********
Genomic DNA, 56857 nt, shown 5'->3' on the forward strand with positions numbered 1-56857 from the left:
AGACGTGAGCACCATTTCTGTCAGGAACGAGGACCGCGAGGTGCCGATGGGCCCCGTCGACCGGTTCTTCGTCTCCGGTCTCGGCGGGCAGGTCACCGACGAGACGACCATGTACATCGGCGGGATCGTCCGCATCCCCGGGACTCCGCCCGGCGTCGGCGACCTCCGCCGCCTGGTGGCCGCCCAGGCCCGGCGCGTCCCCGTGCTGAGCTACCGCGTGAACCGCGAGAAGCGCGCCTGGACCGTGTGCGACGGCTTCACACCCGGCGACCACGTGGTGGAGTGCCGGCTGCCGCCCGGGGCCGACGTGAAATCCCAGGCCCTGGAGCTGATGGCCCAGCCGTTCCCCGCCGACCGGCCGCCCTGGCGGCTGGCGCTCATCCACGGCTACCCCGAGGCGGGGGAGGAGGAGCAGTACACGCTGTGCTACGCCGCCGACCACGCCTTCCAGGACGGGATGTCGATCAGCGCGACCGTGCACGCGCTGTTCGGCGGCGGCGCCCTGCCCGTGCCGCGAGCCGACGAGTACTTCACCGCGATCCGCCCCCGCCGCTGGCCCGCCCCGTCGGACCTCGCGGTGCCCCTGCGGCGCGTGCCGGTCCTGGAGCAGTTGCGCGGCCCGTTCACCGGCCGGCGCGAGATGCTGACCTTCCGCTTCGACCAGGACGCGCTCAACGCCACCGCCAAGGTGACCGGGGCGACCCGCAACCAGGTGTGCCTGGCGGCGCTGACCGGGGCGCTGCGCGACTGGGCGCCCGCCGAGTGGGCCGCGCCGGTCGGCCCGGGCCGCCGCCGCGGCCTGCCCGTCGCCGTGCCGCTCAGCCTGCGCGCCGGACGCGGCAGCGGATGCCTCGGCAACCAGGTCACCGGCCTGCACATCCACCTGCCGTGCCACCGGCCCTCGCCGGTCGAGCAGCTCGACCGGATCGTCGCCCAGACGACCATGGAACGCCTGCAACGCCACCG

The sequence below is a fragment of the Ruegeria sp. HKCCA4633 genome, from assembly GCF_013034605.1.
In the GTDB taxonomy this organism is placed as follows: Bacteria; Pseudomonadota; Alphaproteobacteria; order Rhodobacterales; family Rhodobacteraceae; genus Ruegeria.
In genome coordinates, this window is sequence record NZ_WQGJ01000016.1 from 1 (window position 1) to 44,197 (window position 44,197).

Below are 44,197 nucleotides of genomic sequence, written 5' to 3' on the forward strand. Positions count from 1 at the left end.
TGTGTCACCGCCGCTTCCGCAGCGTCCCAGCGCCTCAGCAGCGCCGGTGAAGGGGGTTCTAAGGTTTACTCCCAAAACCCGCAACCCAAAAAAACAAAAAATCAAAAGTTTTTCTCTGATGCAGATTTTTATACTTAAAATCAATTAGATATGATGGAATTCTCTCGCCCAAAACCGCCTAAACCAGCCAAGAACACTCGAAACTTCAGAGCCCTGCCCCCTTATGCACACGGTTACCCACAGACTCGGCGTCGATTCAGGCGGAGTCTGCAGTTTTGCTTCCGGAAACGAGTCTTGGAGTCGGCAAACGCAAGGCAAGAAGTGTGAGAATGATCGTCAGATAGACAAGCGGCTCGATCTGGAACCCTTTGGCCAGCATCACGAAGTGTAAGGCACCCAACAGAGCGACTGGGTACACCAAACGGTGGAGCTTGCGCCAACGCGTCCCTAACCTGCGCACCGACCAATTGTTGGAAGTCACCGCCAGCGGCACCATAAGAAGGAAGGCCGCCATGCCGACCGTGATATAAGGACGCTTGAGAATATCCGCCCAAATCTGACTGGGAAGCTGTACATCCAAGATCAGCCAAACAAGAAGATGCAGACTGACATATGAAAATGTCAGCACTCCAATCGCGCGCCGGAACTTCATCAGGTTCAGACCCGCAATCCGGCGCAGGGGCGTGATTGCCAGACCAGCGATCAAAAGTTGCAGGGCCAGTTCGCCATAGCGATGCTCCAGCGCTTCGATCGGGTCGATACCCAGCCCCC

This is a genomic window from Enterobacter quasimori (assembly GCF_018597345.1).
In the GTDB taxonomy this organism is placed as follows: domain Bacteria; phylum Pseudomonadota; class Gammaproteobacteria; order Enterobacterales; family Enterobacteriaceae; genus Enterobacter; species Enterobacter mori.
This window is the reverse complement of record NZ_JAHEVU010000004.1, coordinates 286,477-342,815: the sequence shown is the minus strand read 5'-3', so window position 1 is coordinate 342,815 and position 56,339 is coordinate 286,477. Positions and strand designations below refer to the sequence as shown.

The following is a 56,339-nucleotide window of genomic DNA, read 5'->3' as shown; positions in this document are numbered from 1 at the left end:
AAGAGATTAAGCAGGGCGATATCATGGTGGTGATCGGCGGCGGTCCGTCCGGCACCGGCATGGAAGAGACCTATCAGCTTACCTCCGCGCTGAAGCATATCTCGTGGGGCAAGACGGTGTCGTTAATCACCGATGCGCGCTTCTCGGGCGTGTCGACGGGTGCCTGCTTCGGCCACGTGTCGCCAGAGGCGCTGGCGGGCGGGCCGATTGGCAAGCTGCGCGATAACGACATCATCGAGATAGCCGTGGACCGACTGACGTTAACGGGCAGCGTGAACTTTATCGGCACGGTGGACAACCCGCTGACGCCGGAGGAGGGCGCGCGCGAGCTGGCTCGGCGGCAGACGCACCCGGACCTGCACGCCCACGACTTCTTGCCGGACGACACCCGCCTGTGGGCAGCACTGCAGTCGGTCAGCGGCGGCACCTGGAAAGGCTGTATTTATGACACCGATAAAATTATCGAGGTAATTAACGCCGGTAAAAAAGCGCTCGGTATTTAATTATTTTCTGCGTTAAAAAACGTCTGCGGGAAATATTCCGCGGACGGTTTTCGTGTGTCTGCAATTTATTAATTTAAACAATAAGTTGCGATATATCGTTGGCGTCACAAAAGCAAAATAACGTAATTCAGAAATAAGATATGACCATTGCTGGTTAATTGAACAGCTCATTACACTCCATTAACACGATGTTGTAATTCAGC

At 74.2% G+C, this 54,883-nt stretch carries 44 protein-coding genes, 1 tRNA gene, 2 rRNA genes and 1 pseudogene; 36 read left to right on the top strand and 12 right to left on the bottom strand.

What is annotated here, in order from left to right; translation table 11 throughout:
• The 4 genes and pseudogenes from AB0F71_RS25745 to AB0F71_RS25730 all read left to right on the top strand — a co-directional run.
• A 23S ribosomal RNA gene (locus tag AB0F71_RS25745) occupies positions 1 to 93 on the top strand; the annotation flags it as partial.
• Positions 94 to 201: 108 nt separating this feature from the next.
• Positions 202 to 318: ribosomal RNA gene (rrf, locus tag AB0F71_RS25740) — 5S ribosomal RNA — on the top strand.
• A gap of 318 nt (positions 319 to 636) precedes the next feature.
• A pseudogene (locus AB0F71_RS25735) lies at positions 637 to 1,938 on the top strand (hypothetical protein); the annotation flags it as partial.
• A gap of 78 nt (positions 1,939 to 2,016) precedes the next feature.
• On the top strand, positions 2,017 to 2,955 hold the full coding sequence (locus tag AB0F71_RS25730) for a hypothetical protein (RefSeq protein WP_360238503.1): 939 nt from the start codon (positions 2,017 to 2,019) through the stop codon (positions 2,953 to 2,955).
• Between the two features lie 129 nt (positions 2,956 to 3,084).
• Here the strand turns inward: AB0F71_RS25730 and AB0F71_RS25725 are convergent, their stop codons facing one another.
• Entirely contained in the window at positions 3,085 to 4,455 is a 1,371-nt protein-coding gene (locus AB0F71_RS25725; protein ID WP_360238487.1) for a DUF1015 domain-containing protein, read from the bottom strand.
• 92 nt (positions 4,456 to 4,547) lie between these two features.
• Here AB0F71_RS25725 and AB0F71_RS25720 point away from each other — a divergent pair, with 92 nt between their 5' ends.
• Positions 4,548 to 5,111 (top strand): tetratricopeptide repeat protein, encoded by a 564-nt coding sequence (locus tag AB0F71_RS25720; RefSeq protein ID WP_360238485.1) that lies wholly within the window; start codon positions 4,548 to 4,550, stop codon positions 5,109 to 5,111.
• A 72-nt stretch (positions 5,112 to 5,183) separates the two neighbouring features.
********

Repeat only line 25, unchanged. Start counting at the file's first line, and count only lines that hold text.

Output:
• Entirely contained in the window at positions 3,085 to 4,455 is a 1,371-nt protein-coding gene (locus AB0F71_RS25725; protein ID WP_360238487.1) for a DUF1015 domain-containing protein, read from the bottom strand.